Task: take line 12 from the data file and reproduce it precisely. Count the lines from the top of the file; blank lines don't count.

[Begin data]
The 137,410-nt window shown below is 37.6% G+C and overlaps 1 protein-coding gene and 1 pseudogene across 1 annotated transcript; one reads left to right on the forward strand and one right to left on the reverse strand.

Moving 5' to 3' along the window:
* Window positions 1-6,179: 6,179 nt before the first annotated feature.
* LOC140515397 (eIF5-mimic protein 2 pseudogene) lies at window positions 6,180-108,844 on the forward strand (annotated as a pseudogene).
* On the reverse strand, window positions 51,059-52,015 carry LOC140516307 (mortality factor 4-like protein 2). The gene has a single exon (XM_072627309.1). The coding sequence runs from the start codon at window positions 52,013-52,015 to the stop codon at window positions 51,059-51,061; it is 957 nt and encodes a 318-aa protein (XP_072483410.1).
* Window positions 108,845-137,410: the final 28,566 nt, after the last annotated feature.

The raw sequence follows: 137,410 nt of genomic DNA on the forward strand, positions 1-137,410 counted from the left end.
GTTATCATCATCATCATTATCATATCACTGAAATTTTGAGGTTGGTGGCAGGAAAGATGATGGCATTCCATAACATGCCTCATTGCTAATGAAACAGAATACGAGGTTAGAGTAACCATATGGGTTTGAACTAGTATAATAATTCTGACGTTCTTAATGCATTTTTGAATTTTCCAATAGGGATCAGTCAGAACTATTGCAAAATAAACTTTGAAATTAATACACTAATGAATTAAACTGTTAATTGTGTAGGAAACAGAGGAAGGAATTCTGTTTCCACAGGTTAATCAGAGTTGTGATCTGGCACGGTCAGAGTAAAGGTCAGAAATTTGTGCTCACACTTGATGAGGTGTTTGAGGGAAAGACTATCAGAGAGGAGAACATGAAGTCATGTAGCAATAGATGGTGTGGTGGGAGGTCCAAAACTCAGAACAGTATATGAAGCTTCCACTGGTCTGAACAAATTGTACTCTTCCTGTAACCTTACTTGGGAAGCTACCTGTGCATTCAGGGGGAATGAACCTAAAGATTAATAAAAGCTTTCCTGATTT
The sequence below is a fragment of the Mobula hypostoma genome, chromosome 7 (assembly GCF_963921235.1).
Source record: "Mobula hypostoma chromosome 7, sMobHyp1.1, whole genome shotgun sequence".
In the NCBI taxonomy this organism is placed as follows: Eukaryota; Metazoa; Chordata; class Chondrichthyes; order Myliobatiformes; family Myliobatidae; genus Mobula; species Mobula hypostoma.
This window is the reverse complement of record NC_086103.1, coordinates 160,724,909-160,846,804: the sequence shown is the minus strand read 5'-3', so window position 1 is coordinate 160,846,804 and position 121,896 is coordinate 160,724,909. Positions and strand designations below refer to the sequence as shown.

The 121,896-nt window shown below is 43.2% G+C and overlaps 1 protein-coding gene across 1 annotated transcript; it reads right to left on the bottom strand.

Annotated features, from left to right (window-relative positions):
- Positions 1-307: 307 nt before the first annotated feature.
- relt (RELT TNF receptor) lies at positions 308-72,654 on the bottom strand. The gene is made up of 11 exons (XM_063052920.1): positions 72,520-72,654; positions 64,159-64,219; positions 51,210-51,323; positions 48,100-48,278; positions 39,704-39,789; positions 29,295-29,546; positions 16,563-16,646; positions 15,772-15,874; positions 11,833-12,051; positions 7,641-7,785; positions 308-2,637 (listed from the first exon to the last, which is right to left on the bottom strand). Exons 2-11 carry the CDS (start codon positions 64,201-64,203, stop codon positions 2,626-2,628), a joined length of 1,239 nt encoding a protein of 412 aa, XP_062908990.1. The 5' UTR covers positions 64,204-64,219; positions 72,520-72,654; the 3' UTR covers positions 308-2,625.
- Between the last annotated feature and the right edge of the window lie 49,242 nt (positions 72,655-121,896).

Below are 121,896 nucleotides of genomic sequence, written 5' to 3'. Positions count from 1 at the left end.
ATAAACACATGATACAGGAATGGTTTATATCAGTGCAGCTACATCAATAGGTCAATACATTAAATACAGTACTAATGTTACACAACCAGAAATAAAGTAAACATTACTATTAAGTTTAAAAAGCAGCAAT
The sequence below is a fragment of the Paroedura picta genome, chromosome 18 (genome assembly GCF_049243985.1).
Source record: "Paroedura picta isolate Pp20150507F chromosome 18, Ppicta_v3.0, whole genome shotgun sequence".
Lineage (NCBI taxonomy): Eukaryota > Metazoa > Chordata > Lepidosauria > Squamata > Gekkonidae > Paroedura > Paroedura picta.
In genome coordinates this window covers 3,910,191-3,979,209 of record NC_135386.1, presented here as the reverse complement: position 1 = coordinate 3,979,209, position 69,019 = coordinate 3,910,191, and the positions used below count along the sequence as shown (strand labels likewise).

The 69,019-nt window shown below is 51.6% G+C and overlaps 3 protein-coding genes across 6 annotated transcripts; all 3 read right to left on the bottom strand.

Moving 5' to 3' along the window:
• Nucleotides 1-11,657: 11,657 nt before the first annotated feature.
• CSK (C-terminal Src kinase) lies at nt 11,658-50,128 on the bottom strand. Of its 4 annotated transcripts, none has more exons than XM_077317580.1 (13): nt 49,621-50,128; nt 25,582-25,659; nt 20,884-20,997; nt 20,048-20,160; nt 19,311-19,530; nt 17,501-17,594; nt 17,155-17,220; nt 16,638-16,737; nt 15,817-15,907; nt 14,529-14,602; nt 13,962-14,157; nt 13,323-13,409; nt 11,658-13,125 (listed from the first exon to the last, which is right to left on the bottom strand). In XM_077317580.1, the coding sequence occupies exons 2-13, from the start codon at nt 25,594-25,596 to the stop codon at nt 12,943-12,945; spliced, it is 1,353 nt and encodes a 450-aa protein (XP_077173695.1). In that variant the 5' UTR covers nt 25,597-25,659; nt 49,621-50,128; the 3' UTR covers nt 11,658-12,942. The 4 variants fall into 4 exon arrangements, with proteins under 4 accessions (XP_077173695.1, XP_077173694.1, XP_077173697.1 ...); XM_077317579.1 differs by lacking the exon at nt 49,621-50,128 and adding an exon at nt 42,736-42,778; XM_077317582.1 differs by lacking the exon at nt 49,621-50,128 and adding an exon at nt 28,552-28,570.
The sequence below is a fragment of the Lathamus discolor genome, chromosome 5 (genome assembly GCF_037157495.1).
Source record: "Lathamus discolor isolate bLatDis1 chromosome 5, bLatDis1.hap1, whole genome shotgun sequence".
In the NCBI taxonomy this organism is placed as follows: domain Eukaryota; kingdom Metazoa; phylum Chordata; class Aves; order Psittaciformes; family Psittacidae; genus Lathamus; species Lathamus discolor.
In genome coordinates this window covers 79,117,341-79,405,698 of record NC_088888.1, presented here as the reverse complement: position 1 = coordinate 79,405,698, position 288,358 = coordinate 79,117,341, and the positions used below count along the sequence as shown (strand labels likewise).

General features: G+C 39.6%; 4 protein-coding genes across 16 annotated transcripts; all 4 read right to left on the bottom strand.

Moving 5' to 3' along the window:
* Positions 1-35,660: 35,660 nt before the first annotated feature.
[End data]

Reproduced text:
This window is the reverse complement of record NC_086103.1, coordinates 160,724,909-160,846,804: the sequence shown is the minus strand read 5'-3', so window position 1 is coordinate 160,846,804 and position 121,896 is coordinate 160,724,909. Positions and strand designations below refer to the sequence as shown.